The future of hacking and why small businesses should be taking it seriously
What’s probably most concerning about recent cyber trends is that small businesses play a crucial part in many major cybercrime plots.
They’re easier to hack than the big corporations, and they’re usually connected to larger supply chains giving hackers a way in to the top.
It’s time to look at the bigger picture with cyber security
Yet, when it comes to what’s motivating hackers, it’s not all about money – although it can often be traced back to that. If you’re stealing the recipe for the next wonder drug or the designs for a Grand Prix team’s car, you’re clearly motivated by money. The same goes for music and films. The Sony hack in 2014 is a good example of that.
But then you’ve got your cyber wars, which are taking place every day. People are hacking governments to steal information and secrets in the same way we have spies and double agents.
I just came from a ten-month assignment at a train company in the UK, who are going ahead with plans to move all of their signalling to the train cabins instead of a central signalling centre.
So if two trains need to stop for another to pass by, the three of them will negotiate between them who gets to go first. Bring a cybercriminal with a vicious motive and the ability to hack these trains into the equation, and you’ve got a very dangerous situation.
It will take a catastrophic event to lead to reform
My prediction for the future of hacking is that there’ll be a massive event that’ll lead to loss of life.
Several terrorist plots involving cybercrime have already undoubtedly been foiled, and it’s only a matter of time before one takes hold. They might be very simple or they might be very elaborate.
For example, there have been blackouts in North America and Ukraine over the past few years. These are cyber-attacks against the critical national infrastructure, which is why governments are investing so much in cyber defence. They’re considering it as one of the top threats now. I
f you can take over a drone, you’ve got control – it doesn’t matter about the size of armies because they rely on communication and intelligence. If you can control that, you can send them in the wrong direction to essentially shoot each other.
There’s still a widespread disregard for cyber security because it’s not in people’s faces yet. But an event like this would lead to major reform.
There’s an ecosystem of hackers and we need to be wary of them all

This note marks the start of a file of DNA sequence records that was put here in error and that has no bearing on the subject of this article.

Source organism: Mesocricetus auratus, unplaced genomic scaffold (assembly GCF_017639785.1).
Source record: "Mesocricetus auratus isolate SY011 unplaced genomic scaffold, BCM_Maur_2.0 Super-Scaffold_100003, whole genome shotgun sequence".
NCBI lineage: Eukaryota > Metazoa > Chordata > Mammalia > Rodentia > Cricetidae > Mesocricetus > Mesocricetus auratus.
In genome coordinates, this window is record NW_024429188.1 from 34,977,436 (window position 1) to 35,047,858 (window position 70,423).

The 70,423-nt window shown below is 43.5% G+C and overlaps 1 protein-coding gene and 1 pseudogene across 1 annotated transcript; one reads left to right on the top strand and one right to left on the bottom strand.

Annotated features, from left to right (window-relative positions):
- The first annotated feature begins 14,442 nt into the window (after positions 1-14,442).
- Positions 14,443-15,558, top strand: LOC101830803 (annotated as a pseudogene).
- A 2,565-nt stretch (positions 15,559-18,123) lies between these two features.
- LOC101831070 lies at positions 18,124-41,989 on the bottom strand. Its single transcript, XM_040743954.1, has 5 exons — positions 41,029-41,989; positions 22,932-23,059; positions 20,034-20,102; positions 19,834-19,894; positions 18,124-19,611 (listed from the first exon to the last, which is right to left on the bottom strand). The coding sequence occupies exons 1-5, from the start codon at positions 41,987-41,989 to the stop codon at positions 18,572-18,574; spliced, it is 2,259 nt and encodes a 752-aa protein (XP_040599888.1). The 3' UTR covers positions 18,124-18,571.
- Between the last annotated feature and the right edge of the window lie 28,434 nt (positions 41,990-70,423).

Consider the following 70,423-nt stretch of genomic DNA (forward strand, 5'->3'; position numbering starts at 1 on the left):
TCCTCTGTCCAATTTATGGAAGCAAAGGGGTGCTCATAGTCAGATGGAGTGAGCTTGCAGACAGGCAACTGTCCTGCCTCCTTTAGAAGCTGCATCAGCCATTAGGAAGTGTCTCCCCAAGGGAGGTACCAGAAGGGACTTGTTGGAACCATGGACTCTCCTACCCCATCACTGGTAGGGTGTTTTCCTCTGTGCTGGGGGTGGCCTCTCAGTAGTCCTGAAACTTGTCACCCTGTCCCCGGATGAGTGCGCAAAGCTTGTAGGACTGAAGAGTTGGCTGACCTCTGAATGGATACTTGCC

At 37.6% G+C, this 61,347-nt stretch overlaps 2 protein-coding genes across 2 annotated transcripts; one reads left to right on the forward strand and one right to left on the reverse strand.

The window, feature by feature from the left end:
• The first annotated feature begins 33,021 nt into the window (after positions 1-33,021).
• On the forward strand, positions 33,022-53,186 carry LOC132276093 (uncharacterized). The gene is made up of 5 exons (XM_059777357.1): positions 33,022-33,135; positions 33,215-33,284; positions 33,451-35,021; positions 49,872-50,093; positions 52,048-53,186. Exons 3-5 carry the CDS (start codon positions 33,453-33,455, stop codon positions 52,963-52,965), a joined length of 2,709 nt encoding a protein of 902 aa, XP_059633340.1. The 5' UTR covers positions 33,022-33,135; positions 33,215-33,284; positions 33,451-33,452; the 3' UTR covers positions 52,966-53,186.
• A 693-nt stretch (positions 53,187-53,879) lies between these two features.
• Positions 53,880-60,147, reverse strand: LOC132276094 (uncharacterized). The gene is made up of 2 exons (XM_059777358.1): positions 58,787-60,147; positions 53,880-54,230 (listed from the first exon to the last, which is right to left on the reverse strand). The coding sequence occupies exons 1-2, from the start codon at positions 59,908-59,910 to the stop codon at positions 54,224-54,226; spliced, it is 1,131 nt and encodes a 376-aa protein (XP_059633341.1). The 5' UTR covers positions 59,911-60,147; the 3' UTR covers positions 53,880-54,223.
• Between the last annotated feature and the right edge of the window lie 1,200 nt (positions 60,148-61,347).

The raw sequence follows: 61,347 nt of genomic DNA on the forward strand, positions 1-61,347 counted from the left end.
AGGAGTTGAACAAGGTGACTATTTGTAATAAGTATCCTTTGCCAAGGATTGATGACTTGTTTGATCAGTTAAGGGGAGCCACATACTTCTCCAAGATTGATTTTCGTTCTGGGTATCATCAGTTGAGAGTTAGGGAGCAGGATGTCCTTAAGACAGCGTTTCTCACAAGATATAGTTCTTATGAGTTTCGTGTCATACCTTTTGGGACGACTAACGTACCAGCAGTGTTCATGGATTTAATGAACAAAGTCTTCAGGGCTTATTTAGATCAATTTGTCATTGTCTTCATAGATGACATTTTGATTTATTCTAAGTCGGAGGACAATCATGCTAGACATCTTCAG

There are many ‘smaller time’ hackers that do it more for the kudos it gives them in their network rather than aiming to carry out organised crime. But they’re still dangerous.
These opportunistic hackers are often groomed by other, more serious hackers who’ll tell them to attack a certain IP address. And the smaller-time hackers will do it because they believe they’re doing a valuable job in taking down a bad organisation or similar.
There’s a bit of a ‘we’re going to take over the world’ attitude. And while these small attacks are taking place there’ll be a much bigger one happening in the background. We refer to this as ‘noise’ – it’s people rattling the door handle, but in real terms.
Small businesses aren’t immune to cyber threats
SMEs need to remember that even though they’re small in size, if they’re part of a larger supply chain, they’re still vulnerable.
Anyone who supplies to trains, buses, planes, energy companies or any other organisation considered critical to the national infrastructure could provide a way for hackers to get into where they want to be.
The last four biggest hacks in the world – Sony, AT&T, eBay and Target – were able to happen because of a third party supplier being compromised. And if enough small businesses were attacked it could threaten our country’s entire financial infrastructure.
It’s also become quite common for smaller businesses to be targeted with ransomware, which is a type of malicious software that blocks access to a computer system or encrypts files on it. It’s used to demand money from people and only when they’ve paid up can they have their files back.